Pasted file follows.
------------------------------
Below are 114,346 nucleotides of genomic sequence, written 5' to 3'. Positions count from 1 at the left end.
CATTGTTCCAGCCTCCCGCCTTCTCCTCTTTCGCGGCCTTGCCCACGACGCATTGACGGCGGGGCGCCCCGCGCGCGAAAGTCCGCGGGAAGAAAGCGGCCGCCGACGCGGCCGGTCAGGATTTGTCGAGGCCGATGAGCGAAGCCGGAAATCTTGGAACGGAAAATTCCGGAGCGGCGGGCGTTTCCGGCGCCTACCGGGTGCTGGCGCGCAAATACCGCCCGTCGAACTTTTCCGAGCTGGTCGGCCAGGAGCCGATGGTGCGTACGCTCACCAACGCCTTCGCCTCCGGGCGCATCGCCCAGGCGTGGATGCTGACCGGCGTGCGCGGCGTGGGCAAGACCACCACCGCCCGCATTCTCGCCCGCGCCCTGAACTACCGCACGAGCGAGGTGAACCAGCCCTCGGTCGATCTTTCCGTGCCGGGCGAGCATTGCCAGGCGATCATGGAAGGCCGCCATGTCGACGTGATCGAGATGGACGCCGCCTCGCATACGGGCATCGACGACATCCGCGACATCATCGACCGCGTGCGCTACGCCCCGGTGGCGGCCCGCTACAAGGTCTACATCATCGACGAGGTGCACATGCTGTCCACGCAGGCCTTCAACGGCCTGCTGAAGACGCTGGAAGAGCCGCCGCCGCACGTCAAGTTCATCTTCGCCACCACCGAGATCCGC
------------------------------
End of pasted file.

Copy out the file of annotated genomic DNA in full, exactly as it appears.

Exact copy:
Below are 114,346 nucleotides of genomic sequence, written 5' to 3'. Positions count from 1 at the left end.
CATTGTTCCAGCCTCCCGCCTTCTCCTCTTTCGCGGCCTTGCCCACGACGCATTGACGGCGGGGCGCCCCGCGCGCGAAAGTCCGCGGGAAGAAAGCGGCCGCCGACGCGGCCGGTCAGGATTTGTCGAGGCCGATGAGCGAAGCCGGAAATCTTGGAACGGAAAATTCCGGAGCGGCGGGCGTTTCCGGCGCCTACCGGGTGCTGGCGCGCAAATACCGCCCGTCGAACTTTTCCGAGCTGGTCGGCCAGGAGCCGATGGTGCGTACGCTCACCAACGCCTTCGCCTCCGGGCGCATCGCCCAGGCGTGGATGCTGACCGGCGTGCGCGGCGTGGGCAAGACCACCACCGCCCGCATTCTCGCCCGCGCCCTGAACTACCGCACGAGCGAGGTGAACCAGCCCTCGGTCGATCTTTCCGTGCCGGGCGAGCATTGCCAGGCGATCATGGAAGGCCGCCATGTCGACGTGATCGAGATGGACGCCGCCTCGCATACGGGCATCGACGACATCCGCGACATCATCGACCGCGTGCGCTACGCCCCGGTGGCGGCCCGCTACAAGGTCTACATCATCGACGAGGTGCACATGCTGTCCACGCAGGCCTTCAACGGCCTGCTGAAGACGCTGGAAGAGCCGCCGCCGCACGTCAAGTTCATCTTCGCCACCACCGAGATCCGC